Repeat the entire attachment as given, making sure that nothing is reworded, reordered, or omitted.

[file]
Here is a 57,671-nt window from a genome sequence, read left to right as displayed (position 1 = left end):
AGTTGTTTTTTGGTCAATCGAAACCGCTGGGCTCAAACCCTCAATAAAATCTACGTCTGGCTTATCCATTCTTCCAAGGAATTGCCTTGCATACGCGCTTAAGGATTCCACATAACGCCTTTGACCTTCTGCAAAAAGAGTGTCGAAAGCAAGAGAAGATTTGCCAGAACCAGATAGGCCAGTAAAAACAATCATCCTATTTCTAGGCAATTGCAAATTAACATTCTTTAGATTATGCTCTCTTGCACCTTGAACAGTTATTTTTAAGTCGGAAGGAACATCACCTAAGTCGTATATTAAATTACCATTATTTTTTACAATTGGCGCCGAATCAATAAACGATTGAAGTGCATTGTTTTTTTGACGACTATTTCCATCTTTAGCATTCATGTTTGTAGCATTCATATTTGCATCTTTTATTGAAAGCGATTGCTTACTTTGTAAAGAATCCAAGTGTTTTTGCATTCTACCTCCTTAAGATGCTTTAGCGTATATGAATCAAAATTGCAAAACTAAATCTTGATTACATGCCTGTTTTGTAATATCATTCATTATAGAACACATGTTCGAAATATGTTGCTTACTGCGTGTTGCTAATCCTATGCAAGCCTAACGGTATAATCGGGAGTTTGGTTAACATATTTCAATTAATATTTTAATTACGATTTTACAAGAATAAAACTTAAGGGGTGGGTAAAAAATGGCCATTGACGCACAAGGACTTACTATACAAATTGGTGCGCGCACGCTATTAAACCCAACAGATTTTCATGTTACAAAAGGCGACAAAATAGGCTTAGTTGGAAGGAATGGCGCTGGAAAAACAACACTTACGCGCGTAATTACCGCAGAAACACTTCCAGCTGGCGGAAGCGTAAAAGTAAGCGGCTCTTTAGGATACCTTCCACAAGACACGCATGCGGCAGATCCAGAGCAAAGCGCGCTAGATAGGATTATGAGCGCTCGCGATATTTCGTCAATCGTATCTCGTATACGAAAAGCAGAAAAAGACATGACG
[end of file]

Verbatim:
Here is a 57,671-nt window from a genome sequence, read left to right as displayed (position 1 = left end):
AGTTGTTTTTTGGTCAATCGAAACCGCTGGGCTCAAACCCTCAATAAAATCTACGTCTGGCTTATCCATTCTTCCAAGGAATTGCCTTGCATACGCGCTTAAGGATTCCACATAACGCCTTTGACCTTCTGCAAAAAGAGTGTCGAAAGCAAGAGAAGATTTGCCAGAACCAGATAGGCCAGTAAAAACAATCATCCTATTTCTAGGCAATTGCAAATTAACATTCTTTAGATTATGCTCTCTTGCACCTTGAACAGTTATTTTTAAGTCGGAAGGAACATCACCTAAGTCGTATATTAAATTACCATTATTTTTTACAATTGGCGCCGAATCAATAAACGATTGAAGTGCATTGTTTTTTTGACGACTATTTCCATCTTTAGCATTCATGTTTGTAGCATTCATATTTGCATCTTTTATTGAAAGCGATTGCTTACTTTGTAAAGAATCCAAGTGTTTTTGCATTCTACCTCCTTAAGATGCTTTAGCGTATATGAATCAAAATTGCAAAACTAAATCTTGATTACATGCCTGTTTTGTAATATCATTCATTATAGAACACATGTTCGAAATATGTTGCTTACTGCGTGTTGCTAATCCTATGCAAGCCTAACGGTATAATCGGGAGTTTGGTTAACATATTTCAATTAATATTTTAATTACGATTTTACAAGAATAAAACTTAAGGGGTGGGTAAAAAATGGCCATTGACGCACAAGGACTTACTATACAAATTGGTGCGCGCACGCTATTAAACCCAACAGATTTTCATGTTACAAAAGGCGACAAAATAGGCTTAGTTGGAAGGAATGGCGCTGGAAAAACAACACTTACGCGCGTAATTACCGCAGAAACACTTCCAGCTGGCGGAAGCGTAAAAGTAAGCGGCTCTTTAGGATACCTTCCACAAGACACGCATGCGGCAGATCCAGAGCAAAGCGCGCTAGATAGGATTATGAGCGCTCGCGATATTTCGTCAATCGTATCTCGTATACGAAAAGCAGAAAAAGACATGACG